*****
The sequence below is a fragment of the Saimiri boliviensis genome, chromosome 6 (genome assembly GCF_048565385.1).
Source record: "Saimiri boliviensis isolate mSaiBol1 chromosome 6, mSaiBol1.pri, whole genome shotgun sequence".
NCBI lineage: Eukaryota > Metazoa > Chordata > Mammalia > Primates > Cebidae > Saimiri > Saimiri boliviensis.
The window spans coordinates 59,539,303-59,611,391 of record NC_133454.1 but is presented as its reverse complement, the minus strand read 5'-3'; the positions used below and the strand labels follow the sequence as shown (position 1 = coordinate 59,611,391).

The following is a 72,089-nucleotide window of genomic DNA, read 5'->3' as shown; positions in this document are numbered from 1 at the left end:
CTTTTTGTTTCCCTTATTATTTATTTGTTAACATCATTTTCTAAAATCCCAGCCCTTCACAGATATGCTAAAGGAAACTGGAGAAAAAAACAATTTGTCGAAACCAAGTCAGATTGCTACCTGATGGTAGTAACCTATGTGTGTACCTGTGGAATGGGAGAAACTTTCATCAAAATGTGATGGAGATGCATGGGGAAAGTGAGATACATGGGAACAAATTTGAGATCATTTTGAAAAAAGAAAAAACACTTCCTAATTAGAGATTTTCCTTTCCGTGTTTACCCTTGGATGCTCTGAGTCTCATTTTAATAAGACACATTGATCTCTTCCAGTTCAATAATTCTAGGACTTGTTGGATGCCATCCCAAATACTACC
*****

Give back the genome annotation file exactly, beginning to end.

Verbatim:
The sequence below is a fragment of the Saimiri boliviensis genome, chromosome 6 (genome assembly GCF_048565385.1).
Source record: "Saimiri boliviensis isolate mSaiBol1 chromosome 6, mSaiBol1.pri, whole genome shotgun sequence".
NCBI lineage: Eukaryota > Metazoa > Chordata > Mammalia > Primates > Cebidae > Saimiri > Saimiri boliviensis.
The window spans coordinates 59,539,303-59,611,391 of record NC_133454.1 but is presented as its reverse complement, the minus strand read 5'-3'; the positions used below and the strand labels follow the sequence as shown (position 1 = coordinate 59,611,391).

The following is a 72,089-nucleotide window of genomic DNA, read 5'->3' as shown; positions in this document are numbered from 1 at the left end:
CTTTTTGTTTCCCTTATTATTTATTTGTTAACATCATTTTCTAAAATCCCAGCCCTTCACAGATATGCTAAAGGAAACTGGAGAAAAAAACAATTTGTCGAAACCAAGTCAGATTGCTACCTGATGGTAGTAACCTATGTGTGTACCTGTGGAATGGGAGAAACTTTCATCAAAATGTGATGGAGATGCATGGGGAAAGTGAGATACATGGGAACAAATTTGAGATCATTTTGAAAAAAGAAAAAACACTTCCTAATTAGAGATTTTCCTTTCCGTGTTTACCCTTGGATGCTCTGAGTCTCATTTTAATAAGACACATTGATCTCTTCCAGTTCAATAATTCTAGGACTTGTTGGATGCCATCCCAAATACTACC